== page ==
The ACT’s work safety watchdog has shut down more than 70 residential building sites since it began inspection blitzes in the wake of two workers being killed in incidents at Denman Prospect.
WorkSafe ACT, which has just completed the fourth week of its latest blitz, said the sites were shut down due to imminent safety risks to workers.
It had issued 128 notices, including includes 54 Prohibition Notices and several Infringement Notices, after 84 site inspections in its second blitz on building sites.
ACT Work Safety Commissioner Greg Jones said that while compliance had improved slightly from the first blitz conducted in January, there was still a long way to go and the residential construction industry needed to lift its game and ensure that safety standards were in place to protect workers.
“We are still seeing concerning issues with working from heights, unsafe scaffolding, electrical issues, no safety planning through Safe Work Method Statements, and potential slips, trips and falls,” he said.
“These are the same issues we see time and again, and it is clear that many builders and contractors in this sector do not consider the safety of their workers as important. I think this attitude is completely unacceptable and I can assure all operators in the residential construction sector that WorkSafe will be holding them to account.”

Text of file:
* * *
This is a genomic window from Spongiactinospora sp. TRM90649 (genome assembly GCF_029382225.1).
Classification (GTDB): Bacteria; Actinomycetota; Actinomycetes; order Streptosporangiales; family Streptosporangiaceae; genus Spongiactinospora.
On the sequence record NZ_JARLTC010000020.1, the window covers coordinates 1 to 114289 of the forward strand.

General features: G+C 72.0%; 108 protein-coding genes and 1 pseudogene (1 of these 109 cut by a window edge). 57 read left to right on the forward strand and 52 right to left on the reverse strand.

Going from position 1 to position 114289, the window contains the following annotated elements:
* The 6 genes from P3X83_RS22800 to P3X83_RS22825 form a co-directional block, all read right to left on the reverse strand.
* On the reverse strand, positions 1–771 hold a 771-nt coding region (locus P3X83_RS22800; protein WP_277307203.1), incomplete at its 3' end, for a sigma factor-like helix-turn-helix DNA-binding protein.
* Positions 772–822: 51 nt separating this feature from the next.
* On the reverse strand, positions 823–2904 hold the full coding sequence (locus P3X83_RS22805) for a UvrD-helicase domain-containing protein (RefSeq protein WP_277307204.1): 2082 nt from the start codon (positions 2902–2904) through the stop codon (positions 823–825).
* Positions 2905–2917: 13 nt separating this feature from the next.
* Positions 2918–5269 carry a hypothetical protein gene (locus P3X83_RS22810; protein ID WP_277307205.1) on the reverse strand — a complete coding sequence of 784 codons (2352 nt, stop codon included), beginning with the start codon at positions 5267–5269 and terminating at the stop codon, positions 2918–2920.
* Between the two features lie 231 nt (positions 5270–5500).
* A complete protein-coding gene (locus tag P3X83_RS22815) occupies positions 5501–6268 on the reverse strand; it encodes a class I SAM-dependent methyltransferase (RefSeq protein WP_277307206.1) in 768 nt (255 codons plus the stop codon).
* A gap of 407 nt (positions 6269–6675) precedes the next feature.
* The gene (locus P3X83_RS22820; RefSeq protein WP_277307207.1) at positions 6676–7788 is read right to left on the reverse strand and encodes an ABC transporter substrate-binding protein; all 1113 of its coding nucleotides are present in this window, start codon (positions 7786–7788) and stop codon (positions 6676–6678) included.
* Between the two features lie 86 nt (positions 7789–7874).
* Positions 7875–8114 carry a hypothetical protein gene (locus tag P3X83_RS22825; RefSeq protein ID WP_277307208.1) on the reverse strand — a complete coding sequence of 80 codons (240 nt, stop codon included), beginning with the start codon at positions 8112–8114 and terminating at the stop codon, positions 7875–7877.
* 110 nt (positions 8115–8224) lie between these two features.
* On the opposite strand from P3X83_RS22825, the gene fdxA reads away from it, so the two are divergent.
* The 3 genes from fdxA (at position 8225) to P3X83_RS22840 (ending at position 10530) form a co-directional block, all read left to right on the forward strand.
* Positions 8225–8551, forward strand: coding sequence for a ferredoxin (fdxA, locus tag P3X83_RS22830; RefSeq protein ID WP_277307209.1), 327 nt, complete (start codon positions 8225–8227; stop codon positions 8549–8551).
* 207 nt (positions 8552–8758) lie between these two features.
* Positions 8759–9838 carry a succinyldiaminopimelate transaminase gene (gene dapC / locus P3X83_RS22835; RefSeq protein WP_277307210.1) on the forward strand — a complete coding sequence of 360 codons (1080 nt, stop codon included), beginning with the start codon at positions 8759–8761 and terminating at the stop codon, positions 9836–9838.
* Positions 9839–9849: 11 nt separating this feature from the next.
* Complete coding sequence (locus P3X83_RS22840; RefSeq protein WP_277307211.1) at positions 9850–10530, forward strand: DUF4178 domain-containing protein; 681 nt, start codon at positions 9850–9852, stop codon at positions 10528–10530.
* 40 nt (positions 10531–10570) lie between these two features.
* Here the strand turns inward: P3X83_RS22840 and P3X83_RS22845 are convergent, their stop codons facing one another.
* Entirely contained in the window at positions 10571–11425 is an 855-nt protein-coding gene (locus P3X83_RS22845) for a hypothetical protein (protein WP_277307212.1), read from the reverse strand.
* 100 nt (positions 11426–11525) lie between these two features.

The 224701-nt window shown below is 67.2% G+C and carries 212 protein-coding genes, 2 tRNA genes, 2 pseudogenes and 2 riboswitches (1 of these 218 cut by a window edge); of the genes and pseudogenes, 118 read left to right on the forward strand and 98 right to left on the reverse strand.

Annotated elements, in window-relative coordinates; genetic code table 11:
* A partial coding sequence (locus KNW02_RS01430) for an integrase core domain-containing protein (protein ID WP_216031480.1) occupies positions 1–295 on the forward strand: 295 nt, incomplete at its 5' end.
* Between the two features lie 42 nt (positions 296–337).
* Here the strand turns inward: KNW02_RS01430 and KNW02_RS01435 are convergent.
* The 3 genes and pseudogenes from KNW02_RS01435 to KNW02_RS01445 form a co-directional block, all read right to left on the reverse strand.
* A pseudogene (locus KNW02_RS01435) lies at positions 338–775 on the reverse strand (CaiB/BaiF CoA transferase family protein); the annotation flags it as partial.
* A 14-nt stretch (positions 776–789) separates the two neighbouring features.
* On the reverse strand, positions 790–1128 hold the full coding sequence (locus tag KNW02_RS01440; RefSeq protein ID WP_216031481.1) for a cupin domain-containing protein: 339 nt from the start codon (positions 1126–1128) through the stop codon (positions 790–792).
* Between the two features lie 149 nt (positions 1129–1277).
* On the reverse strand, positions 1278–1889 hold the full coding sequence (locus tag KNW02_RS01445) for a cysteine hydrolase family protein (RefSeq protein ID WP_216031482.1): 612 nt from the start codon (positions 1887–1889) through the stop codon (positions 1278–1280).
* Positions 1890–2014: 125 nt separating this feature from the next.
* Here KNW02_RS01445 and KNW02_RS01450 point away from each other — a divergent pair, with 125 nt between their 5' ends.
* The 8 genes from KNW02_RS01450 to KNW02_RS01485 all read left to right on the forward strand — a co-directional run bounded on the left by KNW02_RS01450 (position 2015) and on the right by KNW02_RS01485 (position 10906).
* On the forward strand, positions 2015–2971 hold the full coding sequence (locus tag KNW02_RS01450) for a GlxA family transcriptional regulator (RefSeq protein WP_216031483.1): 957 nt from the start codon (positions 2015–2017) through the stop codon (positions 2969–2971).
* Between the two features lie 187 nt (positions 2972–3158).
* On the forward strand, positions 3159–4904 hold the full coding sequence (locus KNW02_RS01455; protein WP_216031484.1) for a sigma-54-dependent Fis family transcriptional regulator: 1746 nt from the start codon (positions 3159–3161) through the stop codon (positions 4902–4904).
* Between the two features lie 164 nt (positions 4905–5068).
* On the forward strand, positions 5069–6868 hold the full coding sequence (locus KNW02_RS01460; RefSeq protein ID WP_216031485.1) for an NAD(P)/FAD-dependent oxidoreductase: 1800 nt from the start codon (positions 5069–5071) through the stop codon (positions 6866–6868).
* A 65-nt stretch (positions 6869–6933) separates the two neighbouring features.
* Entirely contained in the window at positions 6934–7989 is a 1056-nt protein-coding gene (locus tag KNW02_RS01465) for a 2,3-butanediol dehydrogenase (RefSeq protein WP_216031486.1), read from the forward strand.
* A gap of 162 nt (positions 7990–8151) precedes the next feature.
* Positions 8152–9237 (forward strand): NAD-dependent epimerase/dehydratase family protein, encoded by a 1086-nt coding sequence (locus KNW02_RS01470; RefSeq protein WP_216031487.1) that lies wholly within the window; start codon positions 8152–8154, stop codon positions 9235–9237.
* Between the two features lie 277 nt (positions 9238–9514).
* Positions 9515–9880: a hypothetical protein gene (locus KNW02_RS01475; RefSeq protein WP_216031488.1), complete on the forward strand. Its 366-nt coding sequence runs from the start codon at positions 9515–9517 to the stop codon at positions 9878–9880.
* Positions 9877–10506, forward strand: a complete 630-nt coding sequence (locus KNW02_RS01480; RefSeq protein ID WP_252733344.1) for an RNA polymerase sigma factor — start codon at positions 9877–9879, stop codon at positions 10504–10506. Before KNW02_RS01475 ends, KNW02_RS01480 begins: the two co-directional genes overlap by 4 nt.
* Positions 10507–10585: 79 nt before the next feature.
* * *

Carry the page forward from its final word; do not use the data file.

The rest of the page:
In total, over a six-week period since the beginning of the year, more than 112 inspections have been carried out and a total of almost 200 notices issued.
“We will continue to focus on the residential construction sector as we want everyone to be safe at work,” Mr Jones said.
“If any worker is concerned about what they have been asked to do or they consider that safety standards are not being met then they should contact WorkSafe, anonymously if necessary, and we will follow up any concerns.
“No deadline or paycheck is worth risking your workers’ safety. Make safety your number one priority for all tasks, no matter how small or simple the job may seem to be,” he said.
To report an incident or dangerous occurrence, visit Access Canberra.